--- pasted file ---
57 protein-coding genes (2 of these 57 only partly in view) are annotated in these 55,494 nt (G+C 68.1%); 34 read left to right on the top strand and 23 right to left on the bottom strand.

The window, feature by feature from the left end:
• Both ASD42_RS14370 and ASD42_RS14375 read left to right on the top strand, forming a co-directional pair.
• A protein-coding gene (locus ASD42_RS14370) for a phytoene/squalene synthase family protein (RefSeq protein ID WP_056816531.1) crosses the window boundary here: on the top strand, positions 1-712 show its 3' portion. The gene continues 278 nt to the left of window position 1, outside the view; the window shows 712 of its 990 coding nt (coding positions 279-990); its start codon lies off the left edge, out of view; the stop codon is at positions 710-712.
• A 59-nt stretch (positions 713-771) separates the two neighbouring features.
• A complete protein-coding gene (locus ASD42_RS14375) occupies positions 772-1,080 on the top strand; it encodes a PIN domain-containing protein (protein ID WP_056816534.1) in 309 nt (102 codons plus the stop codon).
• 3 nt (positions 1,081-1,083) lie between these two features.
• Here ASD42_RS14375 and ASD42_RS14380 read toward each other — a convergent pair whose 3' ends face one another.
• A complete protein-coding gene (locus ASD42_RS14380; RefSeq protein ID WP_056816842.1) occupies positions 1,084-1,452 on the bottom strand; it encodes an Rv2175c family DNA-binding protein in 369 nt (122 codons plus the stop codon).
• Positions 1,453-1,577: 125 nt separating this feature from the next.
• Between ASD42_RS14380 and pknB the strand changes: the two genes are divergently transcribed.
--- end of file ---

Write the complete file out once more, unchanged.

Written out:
57 protein-coding genes (2 of these 57 only partly in view) are annotated in these 55,494 nt (G+C 68.1%); 34 read left to right on the top strand and 23 right to left on the bottom strand.

The window, feature by feature from the left end:
• Both ASD42_RS14370 and ASD42_RS14375 read left to right on the top strand, forming a co-directional pair.
• A protein-coding gene (locus ASD42_RS14370) for a phytoene/squalene synthase family protein (RefSeq protein ID WP_056816531.1) crosses the window boundary here: on the top strand, positions 1-712 show its 3' portion. The gene continues 278 nt to the left of window position 1, outside the view; the window shows 712 of its 990 coding nt (coding positions 279-990); its start codon lies off the left edge, out of view; the stop codon is at positions 710-712.
• A 59-nt stretch (positions 713-771) separates the two neighbouring features.
• A complete protein-coding gene (locus ASD42_RS14375) occupies positions 772-1,080 on the top strand; it encodes a PIN domain-containing protein (protein ID WP_056816534.1) in 309 nt (102 codons plus the stop codon).
• 3 nt (positions 1,081-1,083) lie between these two features.
• Here ASD42_RS14375 and ASD42_RS14380 read toward each other — a convergent pair whose 3' ends face one another.
• A complete protein-coding gene (locus ASD42_RS14380; RefSeq protein ID WP_056816842.1) occupies positions 1,084-1,452 on the bottom strand; it encodes an Rv2175c family DNA-binding protein in 369 nt (122 codons plus the stop codon).
• Positions 1,453-1,577: 125 nt separating this feature from the next.
• Between ASD42_RS14380 and pknB the strand changes: the two genes are divergently transcribed.